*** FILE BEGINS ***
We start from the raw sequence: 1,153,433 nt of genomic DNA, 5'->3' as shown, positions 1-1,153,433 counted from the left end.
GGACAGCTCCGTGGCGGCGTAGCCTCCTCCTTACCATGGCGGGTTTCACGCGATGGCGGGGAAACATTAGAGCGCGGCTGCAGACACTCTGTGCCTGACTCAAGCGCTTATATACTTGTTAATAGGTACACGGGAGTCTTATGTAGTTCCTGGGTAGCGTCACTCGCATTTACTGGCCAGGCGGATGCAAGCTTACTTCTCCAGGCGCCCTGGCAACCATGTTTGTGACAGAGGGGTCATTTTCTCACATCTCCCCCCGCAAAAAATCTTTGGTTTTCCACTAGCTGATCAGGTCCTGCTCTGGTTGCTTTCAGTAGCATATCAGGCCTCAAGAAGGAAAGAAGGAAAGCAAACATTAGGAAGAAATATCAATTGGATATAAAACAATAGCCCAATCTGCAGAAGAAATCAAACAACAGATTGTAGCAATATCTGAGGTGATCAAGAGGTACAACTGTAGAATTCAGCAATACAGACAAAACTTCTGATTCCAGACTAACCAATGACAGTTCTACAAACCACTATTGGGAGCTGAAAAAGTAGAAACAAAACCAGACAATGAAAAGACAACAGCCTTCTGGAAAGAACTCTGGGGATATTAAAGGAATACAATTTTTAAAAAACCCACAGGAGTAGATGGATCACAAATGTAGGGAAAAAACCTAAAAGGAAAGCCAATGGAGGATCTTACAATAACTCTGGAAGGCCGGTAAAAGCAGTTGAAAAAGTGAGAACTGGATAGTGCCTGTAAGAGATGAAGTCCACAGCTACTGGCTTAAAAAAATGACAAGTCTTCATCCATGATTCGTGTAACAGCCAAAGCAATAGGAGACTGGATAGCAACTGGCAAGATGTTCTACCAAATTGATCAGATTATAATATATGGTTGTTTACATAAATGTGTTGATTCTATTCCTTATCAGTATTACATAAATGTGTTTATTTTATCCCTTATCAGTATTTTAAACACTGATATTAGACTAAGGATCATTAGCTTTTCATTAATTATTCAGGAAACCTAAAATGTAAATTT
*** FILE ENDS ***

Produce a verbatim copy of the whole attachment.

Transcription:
We start from the raw sequence: 1,153,433 nt of genomic DNA, 5'->3' as shown, positions 1-1,153,433 counted from the left end.
GGACAGCTCCGTGGCGGCGTAGCCTCCTCCTTACCATGGCGGGTTTCACGCGATGGCGGGGAAACATTAGAGCGCGGCTGCAGACACTCTGTGCCTGACTCAAGCGCTTATATACTTGTTAATAGGTACACGGGAGTCTTATGTAGTTCCTGGGTAGCGTCACTCGCATTTACTGGCCAGGCGGATGCAAGCTTACTTCTCCAGGCGCCCTGGCAACCATGTTTGTGACAGAGGGGTCATTTTCTCACATCTCCCCCCGCAAAAAATCTTTGGTTTTCCACTAGCTGATCAGGTCCTGCTCTGGTTGCTTTCAGTAGCATATCAGGCCTCAAGAAGGAAAGAAGGAAAGCAAACATTAGGAAGAAATATCAATTGGATATAAAACAATAGCCCAATCTGCAGAAGAAATCAAACAACAGATTGTAGCAATATCTGAGGTGATCAAGAGGTACAACTGTAGAATTCAGCAATACAGACAAAACTTCTGATTCCAGACTAACCAATGACAGTTCTACAAACCACTATTGGGAGCTGAAAAAGTAGAAACAAAACCAGACAATGAAAAGACAACAGCCTTCTGGAAAGAACTCTGGGGATATTAAAGGAATACAATTTTTAAAAAACCCACAGGAGTAGATGGATCACAAATGTAGGGAAAAAACCTAAAAGGAAAGCCAATGGAGGATCTTACAATAACTCTGGAAGGCCGGTAAAAGCAGTTGAAAAAGTGAGAACTGGATAGTGCCTGTAAGAGATGAAGTCCACAGCTACTGGCTTAAAAAAATGACAAGTCTTCATCCATGATTCGTGTAACAGCCAAAGCAATAGGAGACTGGATAGCAACTGGCAAGATGTTCTACCAAATTGATCAGATTATAATATATGGTTGTTTACATAAATGTGTTGATTCTATTCCTTATCAGTATTACATAAATGTGTTTATTTTATCCCTTATCAGTATTTTAAACACTGATATTAGACTAAGGATCATTAGCTTTTCATTAATTATTCAGGAAACCTAAAATGTAAATTT